Tracking the Twitter bird

Kevin Fraser, University of Manitoba

The Twitter logo is ubiquitous and familiar to millions of users, but the bird it is based on is relatively little known. Let me introduce you to the Mountain Bluebird, a species that Henry David Thoreau once noted, “carries the sky on his back”. This stunning bird breeds in the grasslands of Canada during our summer before migrating southward to spend our winter in the southwestern U.S. and northern Mexico.

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Above left, Mountain Bluebird perched on a fencepost near his nest in central Alberta, Canada (photo Myrna Pearman) and right, this silhouette needs no introduction, but is based on Mountain Bluebird.

But while the Twitter bird population continues to grow and proliferate with every Tweet, the Mountain Bluebird is steadily declining for mysterious reasons across much of its range. Birds that inhabit grasslands are suffering some of the steepest population declines of any group of bird (State of Canada’s Birds 2012). One major barrier for understanding and mitigating these declines is that we do not know exactly where birds go after they stop tweeting at their breeding sites.

Enter new technology that allows us to track the migration of small birds. Some Mountain Bluebirds in Alberta are now carrying both the colour of the sky on their backs as well as tiny, electronic devices that will track their migration all the way to their wintering sites and back. This summer with collaborators Biologist Myrna Pearman from the Ellis Bird Farm, Citizen Scientist Brian Biggs, and others, I began an inaugural tracking project to figure out just where Mountain Bluebird spend our Canadian winter, and how they get there. What we learn about migratory connectivity and important habitat used by bluebirds year round may give us something to Tweet about when the birds return next spring.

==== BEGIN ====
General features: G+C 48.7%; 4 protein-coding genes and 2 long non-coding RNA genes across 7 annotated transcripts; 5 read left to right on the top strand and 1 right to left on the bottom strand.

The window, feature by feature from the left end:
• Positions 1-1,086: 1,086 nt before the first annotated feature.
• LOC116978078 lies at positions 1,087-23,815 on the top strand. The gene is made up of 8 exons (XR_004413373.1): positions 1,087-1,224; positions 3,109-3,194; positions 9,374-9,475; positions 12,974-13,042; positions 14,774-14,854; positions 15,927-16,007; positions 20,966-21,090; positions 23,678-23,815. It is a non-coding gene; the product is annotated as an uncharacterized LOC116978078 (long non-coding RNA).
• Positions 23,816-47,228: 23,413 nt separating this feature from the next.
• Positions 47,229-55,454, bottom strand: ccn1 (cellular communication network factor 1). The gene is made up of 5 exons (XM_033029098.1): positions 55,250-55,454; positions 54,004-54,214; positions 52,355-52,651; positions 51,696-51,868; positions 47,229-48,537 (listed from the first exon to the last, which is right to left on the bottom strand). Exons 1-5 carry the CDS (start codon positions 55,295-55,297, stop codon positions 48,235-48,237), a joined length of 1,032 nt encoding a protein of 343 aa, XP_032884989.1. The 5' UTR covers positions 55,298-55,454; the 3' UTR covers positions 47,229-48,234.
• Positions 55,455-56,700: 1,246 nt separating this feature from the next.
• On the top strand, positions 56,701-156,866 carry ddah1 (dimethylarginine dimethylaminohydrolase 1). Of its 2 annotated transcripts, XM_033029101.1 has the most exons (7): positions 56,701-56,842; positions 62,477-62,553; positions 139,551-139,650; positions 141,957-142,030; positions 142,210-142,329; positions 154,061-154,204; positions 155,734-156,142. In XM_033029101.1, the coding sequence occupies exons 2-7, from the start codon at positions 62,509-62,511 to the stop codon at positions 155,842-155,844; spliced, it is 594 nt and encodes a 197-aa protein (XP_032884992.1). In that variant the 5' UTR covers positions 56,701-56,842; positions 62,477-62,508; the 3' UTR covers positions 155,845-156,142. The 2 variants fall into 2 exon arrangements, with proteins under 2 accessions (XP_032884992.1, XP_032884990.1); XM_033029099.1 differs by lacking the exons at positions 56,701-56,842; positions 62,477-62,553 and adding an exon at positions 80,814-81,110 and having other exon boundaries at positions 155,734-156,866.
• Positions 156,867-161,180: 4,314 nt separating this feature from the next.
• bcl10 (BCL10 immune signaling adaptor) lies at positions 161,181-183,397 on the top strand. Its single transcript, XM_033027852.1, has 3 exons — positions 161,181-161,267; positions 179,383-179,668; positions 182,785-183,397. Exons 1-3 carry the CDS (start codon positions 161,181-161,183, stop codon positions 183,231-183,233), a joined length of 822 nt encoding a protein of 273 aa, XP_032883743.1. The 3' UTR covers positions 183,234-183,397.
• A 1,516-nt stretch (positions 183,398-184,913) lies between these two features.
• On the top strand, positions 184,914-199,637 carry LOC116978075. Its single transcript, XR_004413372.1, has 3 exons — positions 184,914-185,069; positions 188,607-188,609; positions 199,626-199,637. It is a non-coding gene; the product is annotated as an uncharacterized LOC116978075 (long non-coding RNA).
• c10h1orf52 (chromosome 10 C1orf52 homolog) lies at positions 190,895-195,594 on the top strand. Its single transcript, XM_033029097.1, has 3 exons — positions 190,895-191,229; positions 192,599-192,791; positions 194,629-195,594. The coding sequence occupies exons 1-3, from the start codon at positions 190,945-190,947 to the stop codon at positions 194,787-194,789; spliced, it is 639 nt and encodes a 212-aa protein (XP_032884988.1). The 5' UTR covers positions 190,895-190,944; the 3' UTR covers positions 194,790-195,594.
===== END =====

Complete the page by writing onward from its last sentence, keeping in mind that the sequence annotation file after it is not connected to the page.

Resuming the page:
Mike Symington of Calgary’s CBC joined us for field work in Alberta and produced a video – view it here.

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A Mountain Bluebird outfitted with a light-level geolocator that will track his migration to the southern U.S. or Mexico, and back (photo Kevin Fraser).

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